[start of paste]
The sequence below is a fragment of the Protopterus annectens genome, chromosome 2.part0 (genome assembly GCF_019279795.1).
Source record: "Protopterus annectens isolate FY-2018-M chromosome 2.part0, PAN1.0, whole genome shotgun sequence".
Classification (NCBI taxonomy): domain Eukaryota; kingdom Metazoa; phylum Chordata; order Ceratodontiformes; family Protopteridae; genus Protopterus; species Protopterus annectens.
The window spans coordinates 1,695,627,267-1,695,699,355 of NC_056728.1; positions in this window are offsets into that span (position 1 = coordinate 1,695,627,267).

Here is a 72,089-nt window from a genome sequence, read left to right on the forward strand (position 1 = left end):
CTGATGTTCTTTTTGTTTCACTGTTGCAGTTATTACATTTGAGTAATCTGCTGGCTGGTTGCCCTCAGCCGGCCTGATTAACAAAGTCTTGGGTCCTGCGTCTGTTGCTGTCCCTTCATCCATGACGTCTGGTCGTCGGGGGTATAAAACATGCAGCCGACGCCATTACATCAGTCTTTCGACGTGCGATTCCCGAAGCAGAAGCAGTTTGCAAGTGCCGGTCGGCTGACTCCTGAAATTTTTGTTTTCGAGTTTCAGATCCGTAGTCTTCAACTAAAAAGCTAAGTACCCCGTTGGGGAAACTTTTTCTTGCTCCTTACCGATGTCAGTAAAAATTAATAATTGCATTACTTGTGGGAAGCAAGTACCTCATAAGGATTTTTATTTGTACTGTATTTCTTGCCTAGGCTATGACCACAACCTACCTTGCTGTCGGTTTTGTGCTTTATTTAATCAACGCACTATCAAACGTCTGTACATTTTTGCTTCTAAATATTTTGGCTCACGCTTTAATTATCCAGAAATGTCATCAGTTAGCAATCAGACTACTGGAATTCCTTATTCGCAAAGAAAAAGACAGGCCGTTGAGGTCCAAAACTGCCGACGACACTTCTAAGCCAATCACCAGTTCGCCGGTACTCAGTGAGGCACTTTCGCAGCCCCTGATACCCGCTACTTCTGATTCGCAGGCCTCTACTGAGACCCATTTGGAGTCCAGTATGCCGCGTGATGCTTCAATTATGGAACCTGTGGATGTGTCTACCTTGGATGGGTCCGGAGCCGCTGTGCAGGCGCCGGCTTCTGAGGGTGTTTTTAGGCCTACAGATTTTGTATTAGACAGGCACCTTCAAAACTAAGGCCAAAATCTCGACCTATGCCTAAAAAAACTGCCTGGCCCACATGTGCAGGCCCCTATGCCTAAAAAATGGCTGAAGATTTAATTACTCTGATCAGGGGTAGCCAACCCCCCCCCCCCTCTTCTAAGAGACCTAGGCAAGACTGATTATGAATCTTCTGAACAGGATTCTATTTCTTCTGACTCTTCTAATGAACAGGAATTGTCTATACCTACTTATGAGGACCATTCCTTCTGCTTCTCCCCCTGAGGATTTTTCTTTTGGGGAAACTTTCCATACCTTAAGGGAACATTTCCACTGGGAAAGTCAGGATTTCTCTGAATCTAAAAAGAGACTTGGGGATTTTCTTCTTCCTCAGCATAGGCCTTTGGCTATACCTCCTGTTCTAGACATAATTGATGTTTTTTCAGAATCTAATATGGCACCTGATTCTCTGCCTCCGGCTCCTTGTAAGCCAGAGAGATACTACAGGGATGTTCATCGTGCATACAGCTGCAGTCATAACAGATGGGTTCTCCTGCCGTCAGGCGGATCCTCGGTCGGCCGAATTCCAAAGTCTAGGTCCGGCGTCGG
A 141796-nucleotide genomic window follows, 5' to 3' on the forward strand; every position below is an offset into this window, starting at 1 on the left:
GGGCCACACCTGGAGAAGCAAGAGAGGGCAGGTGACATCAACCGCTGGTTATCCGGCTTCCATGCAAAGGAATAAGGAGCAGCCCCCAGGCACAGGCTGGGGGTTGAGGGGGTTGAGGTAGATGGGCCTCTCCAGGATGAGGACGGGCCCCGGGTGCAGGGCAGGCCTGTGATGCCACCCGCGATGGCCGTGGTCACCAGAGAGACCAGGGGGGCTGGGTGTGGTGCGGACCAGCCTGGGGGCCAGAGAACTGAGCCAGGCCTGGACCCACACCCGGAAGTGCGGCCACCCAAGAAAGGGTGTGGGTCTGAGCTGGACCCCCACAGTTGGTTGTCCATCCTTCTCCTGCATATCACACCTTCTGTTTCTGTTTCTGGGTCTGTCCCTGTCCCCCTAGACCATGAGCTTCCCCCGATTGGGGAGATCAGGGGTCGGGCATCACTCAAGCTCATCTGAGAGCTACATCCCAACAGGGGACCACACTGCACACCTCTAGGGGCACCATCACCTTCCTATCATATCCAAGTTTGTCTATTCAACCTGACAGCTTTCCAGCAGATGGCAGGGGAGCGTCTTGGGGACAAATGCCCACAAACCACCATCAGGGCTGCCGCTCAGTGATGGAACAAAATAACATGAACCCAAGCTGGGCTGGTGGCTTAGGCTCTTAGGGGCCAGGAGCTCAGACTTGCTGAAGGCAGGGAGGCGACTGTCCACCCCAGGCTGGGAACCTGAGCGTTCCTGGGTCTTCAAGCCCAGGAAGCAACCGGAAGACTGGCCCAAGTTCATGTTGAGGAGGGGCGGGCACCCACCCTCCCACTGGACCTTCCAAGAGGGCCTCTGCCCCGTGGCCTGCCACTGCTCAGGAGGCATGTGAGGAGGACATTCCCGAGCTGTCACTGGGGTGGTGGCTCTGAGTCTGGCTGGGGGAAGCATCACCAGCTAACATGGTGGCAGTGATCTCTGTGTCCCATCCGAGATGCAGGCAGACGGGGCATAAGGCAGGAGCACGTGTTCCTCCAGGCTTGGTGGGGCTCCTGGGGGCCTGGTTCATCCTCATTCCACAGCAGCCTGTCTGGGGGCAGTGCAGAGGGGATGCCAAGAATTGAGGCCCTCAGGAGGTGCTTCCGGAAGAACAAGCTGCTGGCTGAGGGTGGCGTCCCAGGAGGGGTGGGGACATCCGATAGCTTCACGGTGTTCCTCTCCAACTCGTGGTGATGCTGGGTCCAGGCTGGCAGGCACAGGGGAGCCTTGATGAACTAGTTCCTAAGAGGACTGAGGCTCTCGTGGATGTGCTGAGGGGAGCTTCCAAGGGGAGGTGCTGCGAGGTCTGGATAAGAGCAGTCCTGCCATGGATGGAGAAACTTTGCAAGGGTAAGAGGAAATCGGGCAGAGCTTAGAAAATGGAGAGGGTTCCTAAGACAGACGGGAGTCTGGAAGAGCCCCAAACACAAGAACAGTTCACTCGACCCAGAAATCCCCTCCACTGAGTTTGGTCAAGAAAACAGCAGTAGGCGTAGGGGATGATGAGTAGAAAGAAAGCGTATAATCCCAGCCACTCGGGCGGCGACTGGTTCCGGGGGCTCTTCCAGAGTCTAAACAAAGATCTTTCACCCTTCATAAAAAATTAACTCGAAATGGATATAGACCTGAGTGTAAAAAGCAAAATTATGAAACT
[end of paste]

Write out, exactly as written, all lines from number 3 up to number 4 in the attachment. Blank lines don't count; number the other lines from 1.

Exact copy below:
Classification (NCBI taxonomy): domain Eukaryota; kingdom Metazoa; phylum Chordata; order Ceratodontiformes; family Protopteridae; genus Protopterus; species Protopterus annectens.
The window spans coordinates 1,695,627,267-1,695,699,355 of NC_056728.1; positions in this window are offsets into that span (position 1 = coordinate 1,695,627,267).